Simonich, Michael T., et al. “Natural chlorophyll inhibits aflatoxin B 1-induced multi-organ carcinogenesis in the rat.” Carcinogenesis 28.6 (2007): 1294-1302.

Georgiou G. Scientific research on natural heavy metal chelatorstesting what works. Int J Complement Alt Med. 2018;11(5):262267

Volesky, Bohumil, and Z. R. Holan. “Biosorption of heavy metals.” Biotechnology Progress 11.3 (1995): 235-250.


Sears, Margaret E. “Chelation: harnessing and enhancing heavy metal detoxification—a review.” The Scientific World Journal 2013 (2013).

Enterosgel Research


Humic and Fulvic Acid

Seki, Hideshi, and Akira Suzuki. “Adsorption of heavy metal ions onto insolubilized humic acid.” Journal of Colloid and Interface Science 171.2 (1995): 490-494.

Ali, Shafaqat, et al. “Fulvic acid mediates chromium (Cr) tolerance in wheat (Triticum aestivum L.) through lowering of Cr uptake and improved antioxidant defense system.” Environmental Science and Pollution Research 22.14 (2015): 10601-10609.

Swidsinski, Alexander, et al. “Impact of humic acids on the colonic microbiome in healthy volunteers.” World journal of gastroenterology 23.5 (2017): 885.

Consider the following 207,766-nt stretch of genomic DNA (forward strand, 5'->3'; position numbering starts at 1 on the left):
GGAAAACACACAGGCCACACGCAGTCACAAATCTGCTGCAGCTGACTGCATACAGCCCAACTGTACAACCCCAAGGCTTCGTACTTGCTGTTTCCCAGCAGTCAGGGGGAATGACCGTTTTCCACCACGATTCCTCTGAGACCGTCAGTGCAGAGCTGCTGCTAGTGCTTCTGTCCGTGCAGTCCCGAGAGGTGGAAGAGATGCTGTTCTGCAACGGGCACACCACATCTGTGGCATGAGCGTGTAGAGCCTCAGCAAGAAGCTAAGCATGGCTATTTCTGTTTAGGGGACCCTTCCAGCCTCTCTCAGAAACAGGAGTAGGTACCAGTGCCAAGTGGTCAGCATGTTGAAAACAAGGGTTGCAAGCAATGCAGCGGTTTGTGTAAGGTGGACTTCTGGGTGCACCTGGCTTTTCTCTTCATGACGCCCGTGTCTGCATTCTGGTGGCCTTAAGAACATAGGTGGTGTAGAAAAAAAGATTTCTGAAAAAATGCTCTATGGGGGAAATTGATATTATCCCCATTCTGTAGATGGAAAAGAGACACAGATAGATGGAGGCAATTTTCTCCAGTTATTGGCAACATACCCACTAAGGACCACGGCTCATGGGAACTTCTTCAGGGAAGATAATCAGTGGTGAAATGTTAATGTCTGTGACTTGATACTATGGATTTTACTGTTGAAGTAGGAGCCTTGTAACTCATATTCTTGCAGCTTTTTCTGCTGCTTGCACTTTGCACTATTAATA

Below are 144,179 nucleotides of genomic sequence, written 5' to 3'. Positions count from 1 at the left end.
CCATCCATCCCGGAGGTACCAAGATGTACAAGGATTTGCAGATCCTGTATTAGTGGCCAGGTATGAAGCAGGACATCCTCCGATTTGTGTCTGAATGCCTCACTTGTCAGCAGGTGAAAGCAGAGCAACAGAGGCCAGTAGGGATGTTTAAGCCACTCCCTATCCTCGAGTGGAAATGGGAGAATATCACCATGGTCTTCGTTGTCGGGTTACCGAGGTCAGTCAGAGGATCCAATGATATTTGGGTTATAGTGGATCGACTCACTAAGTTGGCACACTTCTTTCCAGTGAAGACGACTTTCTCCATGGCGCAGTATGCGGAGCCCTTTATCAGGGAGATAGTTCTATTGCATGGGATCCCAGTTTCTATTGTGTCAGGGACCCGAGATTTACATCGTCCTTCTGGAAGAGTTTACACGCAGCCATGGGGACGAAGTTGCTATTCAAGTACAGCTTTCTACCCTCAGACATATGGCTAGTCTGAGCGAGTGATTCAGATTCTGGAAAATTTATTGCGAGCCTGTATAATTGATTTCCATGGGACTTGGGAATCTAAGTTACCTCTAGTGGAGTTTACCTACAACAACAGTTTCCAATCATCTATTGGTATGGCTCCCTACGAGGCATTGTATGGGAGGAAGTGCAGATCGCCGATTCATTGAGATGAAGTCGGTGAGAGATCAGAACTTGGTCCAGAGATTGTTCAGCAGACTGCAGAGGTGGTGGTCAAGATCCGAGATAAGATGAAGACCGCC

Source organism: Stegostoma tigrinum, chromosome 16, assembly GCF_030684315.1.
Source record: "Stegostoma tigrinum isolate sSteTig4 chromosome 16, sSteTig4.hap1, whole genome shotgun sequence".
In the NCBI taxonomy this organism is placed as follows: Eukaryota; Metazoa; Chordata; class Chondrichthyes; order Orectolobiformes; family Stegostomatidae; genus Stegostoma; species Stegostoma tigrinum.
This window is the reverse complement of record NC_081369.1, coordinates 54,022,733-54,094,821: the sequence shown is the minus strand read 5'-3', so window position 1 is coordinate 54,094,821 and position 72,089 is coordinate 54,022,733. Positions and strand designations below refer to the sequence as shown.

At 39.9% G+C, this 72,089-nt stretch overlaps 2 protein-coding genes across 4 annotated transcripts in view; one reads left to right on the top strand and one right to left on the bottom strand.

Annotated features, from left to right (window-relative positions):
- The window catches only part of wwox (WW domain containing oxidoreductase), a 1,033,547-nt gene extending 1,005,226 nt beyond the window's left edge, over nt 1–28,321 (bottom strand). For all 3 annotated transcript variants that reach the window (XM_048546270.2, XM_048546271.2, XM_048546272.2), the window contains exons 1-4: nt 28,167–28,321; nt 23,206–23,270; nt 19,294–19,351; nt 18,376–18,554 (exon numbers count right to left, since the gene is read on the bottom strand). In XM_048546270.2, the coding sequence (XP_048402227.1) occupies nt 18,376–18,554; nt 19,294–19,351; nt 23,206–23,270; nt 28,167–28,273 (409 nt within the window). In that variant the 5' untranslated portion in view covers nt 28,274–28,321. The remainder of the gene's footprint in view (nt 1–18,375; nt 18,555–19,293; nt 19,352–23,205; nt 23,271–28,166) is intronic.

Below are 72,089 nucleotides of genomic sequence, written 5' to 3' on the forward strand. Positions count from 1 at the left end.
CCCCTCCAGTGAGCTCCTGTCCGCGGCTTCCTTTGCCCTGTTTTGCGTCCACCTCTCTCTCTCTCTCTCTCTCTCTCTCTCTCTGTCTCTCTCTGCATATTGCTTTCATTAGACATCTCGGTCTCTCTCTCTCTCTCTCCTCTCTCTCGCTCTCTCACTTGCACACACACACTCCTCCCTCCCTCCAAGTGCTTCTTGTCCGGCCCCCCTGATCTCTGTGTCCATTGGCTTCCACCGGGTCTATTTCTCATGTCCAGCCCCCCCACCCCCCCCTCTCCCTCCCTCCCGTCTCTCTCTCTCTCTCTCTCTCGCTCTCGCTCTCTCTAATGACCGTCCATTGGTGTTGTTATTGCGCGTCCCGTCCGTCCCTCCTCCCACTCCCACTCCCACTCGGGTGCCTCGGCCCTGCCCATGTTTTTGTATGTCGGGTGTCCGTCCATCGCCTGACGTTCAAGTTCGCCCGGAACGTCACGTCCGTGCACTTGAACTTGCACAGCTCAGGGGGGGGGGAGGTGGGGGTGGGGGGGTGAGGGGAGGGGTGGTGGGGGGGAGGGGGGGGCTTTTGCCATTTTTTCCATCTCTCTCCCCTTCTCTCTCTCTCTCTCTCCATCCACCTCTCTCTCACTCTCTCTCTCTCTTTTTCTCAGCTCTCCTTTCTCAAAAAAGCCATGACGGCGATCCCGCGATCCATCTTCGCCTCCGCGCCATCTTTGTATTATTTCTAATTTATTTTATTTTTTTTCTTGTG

Shehata, Awad A., et al. “Neutralization of the antimicrobial effect of glyphosate by humic acid in vitro.” Chemosphere 104 (2014): 258-261.

Piccolo, A., G. Celano, and P. Conte. “Adsorption of glyphosate by humic substances.” Journal of agricultural and food chemistry 44.8 (1996): 2442-2446.

Gildea, J. J., D. A. Roberts, and Z. Bush. “Protective effects of lignite extract supplement on intestinal barrier function in glyphosate-mediated tight junction injury.” J Cin Nutr Diet 3 (2017): 1.

Bard R. Effects of Humic Acid on animals and humans: An Overview of Literature and a Review of Current Research. 2002. pg. 3-7.

Gondar, D., et al. “Cadmium, lead, and copper-binding to humic acid and fulvic acid extracted from an ombrotrophic peat bog.” Geoderma 135 (2006): 196-203.